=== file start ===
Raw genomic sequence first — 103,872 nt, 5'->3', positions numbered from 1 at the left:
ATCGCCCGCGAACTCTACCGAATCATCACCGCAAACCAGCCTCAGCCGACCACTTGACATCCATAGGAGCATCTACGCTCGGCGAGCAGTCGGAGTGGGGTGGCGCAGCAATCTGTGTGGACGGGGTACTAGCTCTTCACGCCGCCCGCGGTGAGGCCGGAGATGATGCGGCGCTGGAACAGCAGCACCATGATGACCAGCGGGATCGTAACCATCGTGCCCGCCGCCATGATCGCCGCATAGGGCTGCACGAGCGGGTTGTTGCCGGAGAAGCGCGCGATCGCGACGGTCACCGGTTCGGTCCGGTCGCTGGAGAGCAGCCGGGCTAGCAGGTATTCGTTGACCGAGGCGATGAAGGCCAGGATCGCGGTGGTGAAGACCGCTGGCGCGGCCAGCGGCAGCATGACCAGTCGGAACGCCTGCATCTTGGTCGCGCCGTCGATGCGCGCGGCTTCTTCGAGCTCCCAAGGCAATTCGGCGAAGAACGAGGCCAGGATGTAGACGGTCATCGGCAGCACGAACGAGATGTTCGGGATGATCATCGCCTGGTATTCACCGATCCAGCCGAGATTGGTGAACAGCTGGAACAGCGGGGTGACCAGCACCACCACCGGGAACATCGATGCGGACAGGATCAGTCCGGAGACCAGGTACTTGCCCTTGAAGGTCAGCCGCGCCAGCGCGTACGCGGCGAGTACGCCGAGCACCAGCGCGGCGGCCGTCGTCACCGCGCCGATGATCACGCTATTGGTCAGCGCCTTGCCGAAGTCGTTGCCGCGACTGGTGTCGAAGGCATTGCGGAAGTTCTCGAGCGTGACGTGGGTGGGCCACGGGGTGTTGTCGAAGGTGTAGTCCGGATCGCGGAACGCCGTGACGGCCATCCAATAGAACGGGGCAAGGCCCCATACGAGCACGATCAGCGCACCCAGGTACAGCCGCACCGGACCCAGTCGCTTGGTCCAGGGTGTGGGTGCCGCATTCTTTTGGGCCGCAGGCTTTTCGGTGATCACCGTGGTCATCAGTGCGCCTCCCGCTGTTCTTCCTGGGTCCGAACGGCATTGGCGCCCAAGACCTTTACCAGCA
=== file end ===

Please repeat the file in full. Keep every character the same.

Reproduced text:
Raw genomic sequence first — 103,872 nt, 5'->3', positions numbered from 1 at the left:
ATCGCCCGCGAACTCTACCGAATCATCACCGCAAACCAGCCTCAGCCGACCACTTGACATCCATAGGAGCATCTACGCTCGGCGAGCAGTCGGAGTGGGGTGGCGCAGCAATCTGTGTGGACGGGGTACTAGCTCTTCACGCCGCCCGCGGTGAGGCCGGAGATGATGCGGCGCTGGAACAGCAGCACCATGATGACCAGCGGGATCGTAACCATCGTGCCCGCCGCCATGATCGCCGCATAGGGCTGCACGAGCGGGTTGTTGCCGGAGAAGCGCGCGATCGCGACGGTCACCGGTTCGGTCCGGTCGCTGGAGAGCAGCCGGGCTAGCAGGTATTCGTTGACCGAGGCGATGAAGGCCAGGATCGCGGTGGTGAAGACCGCTGGCGCGGCCAGCGGCAGCATGACCAGTCGGAACGCCTGCATCTTGGTCGCGCCGTCGATGCGCGCGGCTTCTTCGAGCTCCCAAGGCAATTCGGCGAAGAACGAGGCCAGGATGTAGACGGTCATCGGCAGCACGAACGAGATGTTCGGGATGATCATCGCCTGGTATTCACCGATCCAGCCGAGATTGGTGAACAGCTGGAACAGCGGGGTGACCAGCACCACCACCGGGAACATCGATGCGGACAGGATCAGTCCGGAGACCAGGTACTTGCCCTTGAAGGTCAGCCGCGCCAGCGCGTACGCGGCGAGTACGCCGAGCACCAGCGCGGCGGCCGTCGTCACCGCGCCGATGATCACGCTATTGGTCAGCGCCTTGCCGAAGTCGTTGCCGCGACTGGTGTCGAAGGCATTGCGGAAGTTCTCGAGCGTGACGTGGGTGGGCCACGGGGTGTTGTCGAAGGTGTAGTCCGGATCGCGGAACGCCGTGACGGCCATCCAATAGAACGGGGCAAGGCCCCATACGAGCACGATCAGCGCACCCAGGTACAGCCGCACCGGACCCAGTCGCTTGGTCCAGGGTGTGGGTGCCGCATTCTTTTGGGCCGCAGGCTTTTCGGTGATCACCGTGGTCATCAGTGCGCCTCCCGCTGTTCTTCCTGGGTCCGAACGGCATTGGCGCCCAAGACCTTTACCAGCA